Baby selling investigation leads to arrests in Malaysia

A woman and two men were arrested on Wednesday after police raided clinics and homes on the outskirts of Kuala Lumpur.


    Kuala Lumpur, Malaysia - Malaysian police have arrested three people for allegedly selling babies following an Al Jazeera investigation into the country's underground baby trafficking trade.

    A woman and two men were arrested on Wednesday after police raided clinics and homes on the outskirts of Kuala Lumpur.

    The woman who was arrested was shown on Al Jazeera's 101 East programme trying to sell a baby to undercover reporters.

    The woman's son and a medical assistant who works at a private clinic were also arrested, according to Senior Assistant Commissioner Rohaimi Md Isa, from the Royal Malaysian Police's Criminal Investigation Department.

    INTERACTIVE: Babies for sale

    He told Al Jazeera that police planned to charge the three under the Anti-Trafficking in Persons and Anti-Smuggling of Migrants Act.

    "The operation is still ongoing," he said, adding that police hoped to arrest more people involved in selling babies.

    Al Jazeera's exclusive investigation, which aired last week, revealed that traffickers and doctors are profiting from the illicit baby trade in Malaysia, where a baby's price can range from about $400 to $7,500.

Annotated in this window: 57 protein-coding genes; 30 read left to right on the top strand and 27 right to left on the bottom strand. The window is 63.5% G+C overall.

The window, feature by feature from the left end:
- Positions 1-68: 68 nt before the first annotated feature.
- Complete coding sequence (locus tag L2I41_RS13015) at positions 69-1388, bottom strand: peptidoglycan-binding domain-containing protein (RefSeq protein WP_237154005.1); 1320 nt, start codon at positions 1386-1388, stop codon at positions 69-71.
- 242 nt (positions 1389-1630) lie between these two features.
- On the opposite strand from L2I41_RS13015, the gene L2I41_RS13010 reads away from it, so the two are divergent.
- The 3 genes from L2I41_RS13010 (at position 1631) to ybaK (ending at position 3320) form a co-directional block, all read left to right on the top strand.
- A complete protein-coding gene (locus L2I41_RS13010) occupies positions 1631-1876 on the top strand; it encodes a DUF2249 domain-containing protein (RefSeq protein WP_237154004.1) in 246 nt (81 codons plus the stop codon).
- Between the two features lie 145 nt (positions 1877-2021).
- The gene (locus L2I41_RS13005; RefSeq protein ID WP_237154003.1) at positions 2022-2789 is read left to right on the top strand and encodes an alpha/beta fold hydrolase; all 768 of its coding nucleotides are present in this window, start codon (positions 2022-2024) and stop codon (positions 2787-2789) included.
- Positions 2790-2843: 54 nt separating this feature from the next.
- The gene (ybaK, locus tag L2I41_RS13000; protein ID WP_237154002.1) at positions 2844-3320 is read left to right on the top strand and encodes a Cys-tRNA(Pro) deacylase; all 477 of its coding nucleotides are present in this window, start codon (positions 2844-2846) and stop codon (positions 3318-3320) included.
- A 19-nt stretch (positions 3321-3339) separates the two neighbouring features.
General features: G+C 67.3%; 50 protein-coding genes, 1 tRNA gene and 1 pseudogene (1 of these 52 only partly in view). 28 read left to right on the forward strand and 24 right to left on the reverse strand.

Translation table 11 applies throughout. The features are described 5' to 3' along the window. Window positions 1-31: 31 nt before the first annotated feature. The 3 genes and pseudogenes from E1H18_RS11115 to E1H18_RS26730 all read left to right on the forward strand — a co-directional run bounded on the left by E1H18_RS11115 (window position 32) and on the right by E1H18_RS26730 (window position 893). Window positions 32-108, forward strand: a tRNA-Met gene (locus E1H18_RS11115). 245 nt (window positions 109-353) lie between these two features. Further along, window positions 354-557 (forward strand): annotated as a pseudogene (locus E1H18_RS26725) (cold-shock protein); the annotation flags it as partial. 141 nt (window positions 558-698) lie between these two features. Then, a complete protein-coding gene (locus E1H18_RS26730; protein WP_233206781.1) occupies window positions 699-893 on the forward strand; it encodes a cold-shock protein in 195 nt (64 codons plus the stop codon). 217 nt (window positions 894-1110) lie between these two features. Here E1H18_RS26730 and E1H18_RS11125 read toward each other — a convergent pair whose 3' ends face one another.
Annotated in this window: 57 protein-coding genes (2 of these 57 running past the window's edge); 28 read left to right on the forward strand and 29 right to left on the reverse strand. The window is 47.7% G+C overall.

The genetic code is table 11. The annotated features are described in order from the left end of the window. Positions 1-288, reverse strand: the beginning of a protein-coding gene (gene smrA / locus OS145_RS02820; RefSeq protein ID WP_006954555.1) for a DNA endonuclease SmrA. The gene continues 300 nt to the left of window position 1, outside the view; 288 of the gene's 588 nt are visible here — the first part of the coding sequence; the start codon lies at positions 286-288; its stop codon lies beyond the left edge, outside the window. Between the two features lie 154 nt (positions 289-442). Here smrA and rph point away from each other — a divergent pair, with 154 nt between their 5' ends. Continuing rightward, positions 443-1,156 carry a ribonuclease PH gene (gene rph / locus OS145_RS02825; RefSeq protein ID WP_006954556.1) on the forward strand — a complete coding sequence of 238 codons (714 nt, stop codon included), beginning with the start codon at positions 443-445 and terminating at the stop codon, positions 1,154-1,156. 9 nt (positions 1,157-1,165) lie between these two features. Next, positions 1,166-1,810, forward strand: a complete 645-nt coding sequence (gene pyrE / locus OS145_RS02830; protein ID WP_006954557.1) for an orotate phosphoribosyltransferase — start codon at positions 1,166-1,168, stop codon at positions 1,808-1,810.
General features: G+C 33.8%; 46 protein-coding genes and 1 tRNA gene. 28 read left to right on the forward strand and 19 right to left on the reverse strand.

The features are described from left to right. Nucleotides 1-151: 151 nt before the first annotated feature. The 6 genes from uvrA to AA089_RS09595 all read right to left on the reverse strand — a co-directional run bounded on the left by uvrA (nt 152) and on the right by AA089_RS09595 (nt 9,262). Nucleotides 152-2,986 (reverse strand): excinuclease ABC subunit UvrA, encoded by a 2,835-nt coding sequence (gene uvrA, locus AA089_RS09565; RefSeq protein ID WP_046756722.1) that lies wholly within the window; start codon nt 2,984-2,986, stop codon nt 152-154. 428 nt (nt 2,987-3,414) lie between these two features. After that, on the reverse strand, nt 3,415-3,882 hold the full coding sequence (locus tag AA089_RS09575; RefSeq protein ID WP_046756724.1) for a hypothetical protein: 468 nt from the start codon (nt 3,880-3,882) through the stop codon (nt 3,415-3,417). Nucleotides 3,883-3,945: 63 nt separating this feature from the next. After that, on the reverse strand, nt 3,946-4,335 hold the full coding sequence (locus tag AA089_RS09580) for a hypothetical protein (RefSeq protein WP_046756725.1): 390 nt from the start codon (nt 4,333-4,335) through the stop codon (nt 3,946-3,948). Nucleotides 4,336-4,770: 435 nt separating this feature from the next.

The woman, who was arrested on Wednesday, told undercover reporters that she was housing 78 pregnant Indonesian women at various locations across Malaysia.

    Calling herself "Bonda", or mother in Malay, the woman sent a photo catalogue of pregnant women for potential buyers to choose from.

    She offered to sell a baby for $1,500.

    "Bonda" guaranteed that the birth mothers would not try to find their babies once they were sold.

    "I have dealt with over 1,000 Indonesians with no problems," she said. "They never ask where their children go after giving them up."

    Al Jazeera found that those buying babies in Malaysia are often childless couples desperate to start a family and frustrated with the country's official adoption procedures. But activists say some babies end up in the hands of syndicates that force children to beg or groom them for paedophiles.

    SOURCE: Al Jazeera News


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